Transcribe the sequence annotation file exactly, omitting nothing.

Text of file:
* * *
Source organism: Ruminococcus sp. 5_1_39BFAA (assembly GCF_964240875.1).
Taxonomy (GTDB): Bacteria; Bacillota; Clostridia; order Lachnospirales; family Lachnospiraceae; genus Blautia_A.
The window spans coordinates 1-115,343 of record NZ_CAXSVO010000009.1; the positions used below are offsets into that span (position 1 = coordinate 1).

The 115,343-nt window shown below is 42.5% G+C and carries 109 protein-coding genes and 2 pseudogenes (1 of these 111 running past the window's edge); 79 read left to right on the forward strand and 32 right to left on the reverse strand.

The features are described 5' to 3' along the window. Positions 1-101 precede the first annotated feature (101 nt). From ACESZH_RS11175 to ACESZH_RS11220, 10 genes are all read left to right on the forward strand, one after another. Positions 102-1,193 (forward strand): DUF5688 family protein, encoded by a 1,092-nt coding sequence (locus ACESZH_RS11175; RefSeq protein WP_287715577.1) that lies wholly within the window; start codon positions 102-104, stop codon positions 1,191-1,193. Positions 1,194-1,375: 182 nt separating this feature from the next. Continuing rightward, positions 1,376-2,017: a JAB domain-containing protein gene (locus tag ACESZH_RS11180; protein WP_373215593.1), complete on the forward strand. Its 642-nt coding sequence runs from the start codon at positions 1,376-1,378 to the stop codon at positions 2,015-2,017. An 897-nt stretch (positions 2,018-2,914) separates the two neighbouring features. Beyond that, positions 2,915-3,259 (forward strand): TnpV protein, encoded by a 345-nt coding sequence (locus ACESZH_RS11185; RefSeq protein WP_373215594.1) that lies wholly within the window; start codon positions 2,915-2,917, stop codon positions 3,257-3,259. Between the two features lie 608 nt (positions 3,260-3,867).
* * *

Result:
Source organism: Ruminococcus sp. 5_1_39BFAA (assembly GCF_964240875.1).
Taxonomy (GTDB): Bacteria; Bacillota; Clostridia; order Lachnospirales; family Lachnospiraceae; genus Blautia_A.
The window spans coordinates 1-115,343 of record NZ_CAXSVO010000009.1; the positions used below are offsets into that span (position 1 = coordinate 1).

The 115,343-nt window shown below is 42.5% G+C and carries 109 protein-coding genes and 2 pseudogenes (1 of these 111 running past the window's edge); 79 read left to right on the forward strand and 32 right to left on the reverse strand.

The features are described 5' to 3' along the window. Positions 1-101 precede the first annotated feature (101 nt). From ACESZH_RS11175 to ACESZH_RS11220, 10 genes are all read left to right on the forward strand, one after another. Positions 102-1,193 (forward strand): DUF5688 family protein, encoded by a 1,092-nt coding sequence (locus ACESZH_RS11175; RefSeq protein WP_287715577.1) that lies wholly within the window; start codon positions 102-104, stop codon positions 1,191-1,193. Positions 1,194-1,375: 182 nt separating this feature from the next. Continuing rightward, positions 1,376-2,017: a JAB domain-containing protein gene (locus tag ACESZH_RS11180; protein WP_373215593.1), complete on the forward strand. Its 642-nt coding sequence runs from the start codon at positions 1,376-1,378 to the stop codon at positions 2,015-2,017. An 897-nt stretch (positions 2,018-2,914) separates the two neighbouring features. Beyond that, positions 2,915-3,259 (forward strand): TnpV protein, encoded by a 345-nt coding sequence (locus ACESZH_RS11185; RefSeq protein WP_373215594.1) that lies wholly within the window; start codon positions 2,915-2,917, stop codon positions 3,257-3,259. Between the two features lie 608 nt (positions 3,260-3,867).